The University of Washington has announced plans to rename its business school in honor of a Seattle businessman whose family foundation has given $50 million to the university.
The school will be called the Michael G. Foster School of Business if the name change is approved by the UW Board of Regents at its Sept. 20 meeting, UW President Mark A. Emmert said.
"Mike Foster was a genuine Northwest businessman," said Jill Goodsell, The Foster Foundation's executive director. "He had an uncanny way of enriching many lives within his realm -- an entrepreneur in the truest sense of the word."
The Foster Foundation, co-founded by Foster and his parents in 1984, has given $50 million to the university in memory of Foster, who died in 2003. The foundation has also supported Northwest arts organizations, education, medical research and social service agencies.
Michael's father, Albert Foster, was a 1928 graduate of the UW Business School and a former member of the board of governors of the New York Stock Exchange in the early 1950s. He and his son, Michael, who attended the university from 1957 to 1960 but did not graduate, started several financial companies in Seattle over the years, most recently Foster, Paulsell & Baker, a brokerage and investment banking firm.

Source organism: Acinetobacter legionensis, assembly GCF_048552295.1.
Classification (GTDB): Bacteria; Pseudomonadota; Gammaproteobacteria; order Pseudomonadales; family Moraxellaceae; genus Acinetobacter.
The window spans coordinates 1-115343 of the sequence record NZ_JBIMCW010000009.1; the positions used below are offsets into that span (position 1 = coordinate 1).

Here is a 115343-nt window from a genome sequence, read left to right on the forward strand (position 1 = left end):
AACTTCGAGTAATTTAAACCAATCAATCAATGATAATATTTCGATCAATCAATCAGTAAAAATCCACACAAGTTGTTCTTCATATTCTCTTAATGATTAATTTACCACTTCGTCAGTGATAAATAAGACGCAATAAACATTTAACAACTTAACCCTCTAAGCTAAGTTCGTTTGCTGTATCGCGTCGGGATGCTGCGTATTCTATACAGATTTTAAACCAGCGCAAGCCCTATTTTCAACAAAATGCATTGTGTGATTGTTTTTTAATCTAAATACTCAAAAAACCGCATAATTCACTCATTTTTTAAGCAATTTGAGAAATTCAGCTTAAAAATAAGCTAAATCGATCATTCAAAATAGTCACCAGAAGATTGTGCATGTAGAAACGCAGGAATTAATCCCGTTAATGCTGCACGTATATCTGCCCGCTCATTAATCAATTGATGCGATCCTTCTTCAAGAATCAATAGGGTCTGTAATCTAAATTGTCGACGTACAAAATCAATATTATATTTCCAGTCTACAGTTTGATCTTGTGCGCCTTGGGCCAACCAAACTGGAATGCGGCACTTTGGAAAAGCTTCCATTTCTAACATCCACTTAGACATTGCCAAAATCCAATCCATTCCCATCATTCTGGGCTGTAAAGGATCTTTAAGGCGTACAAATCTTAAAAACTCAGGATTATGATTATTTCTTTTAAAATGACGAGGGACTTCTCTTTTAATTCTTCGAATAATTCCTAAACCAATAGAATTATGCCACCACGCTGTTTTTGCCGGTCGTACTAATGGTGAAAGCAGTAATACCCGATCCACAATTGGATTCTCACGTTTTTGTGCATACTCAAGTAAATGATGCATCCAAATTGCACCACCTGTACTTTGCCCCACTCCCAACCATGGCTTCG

The Foster Foundation has a 25-year history of supporting the business school and other university programs, giving $10 million for the school's new building, supporting its endowment and setting up several endowed scholarship funds.
Dean James Jiambalvo said the most recent gift of $36.5 million to the endowment campaign will allow the school to compete for top faculty, launch new programs and offer more scholarships.
"This is truly a transformational gift," Jiambalvo said.
About 2,100 students attend the business school, the UW's fourth-largest school. It will be the third of 17 schools on campus to be named for an individual, following the Daniel J. Evans School of Public Affairs, after former Gov. Dan Evans, and the Henry M. Jackson School of International Studies, after Washington's late U.S. Sen. Henry M. "Scoop" Jackson.